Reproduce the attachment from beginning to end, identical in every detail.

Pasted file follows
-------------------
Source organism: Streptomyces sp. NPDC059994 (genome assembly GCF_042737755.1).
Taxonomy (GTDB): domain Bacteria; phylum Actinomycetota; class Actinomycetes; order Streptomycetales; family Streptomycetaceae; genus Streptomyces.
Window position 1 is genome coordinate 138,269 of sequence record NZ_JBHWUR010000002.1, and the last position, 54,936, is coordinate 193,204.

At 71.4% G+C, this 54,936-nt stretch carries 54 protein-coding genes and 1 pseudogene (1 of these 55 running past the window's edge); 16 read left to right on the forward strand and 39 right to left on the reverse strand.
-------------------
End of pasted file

Source organism: Streptomyces sp. NPDC059994 (genome assembly GCF_042737755.1).
Taxonomy (GTDB): domain Bacteria; phylum Actinomycetota; class Actinomycetes; order Streptomycetales; family Streptomycetaceae; genus Streptomyces.
Window position 1 is genome coordinate 138,269 of sequence record NZ_JBHWUR010000002.1, and the last position, 54,936, is coordinate 193,204.

At 71.4% G+C, this 54,936-nt stretch carries 54 protein-coding genes and 1 pseudogene (1 of these 55 running past the window's edge); 16 read left to right on the forward strand and 39 right to left on the reverse strand.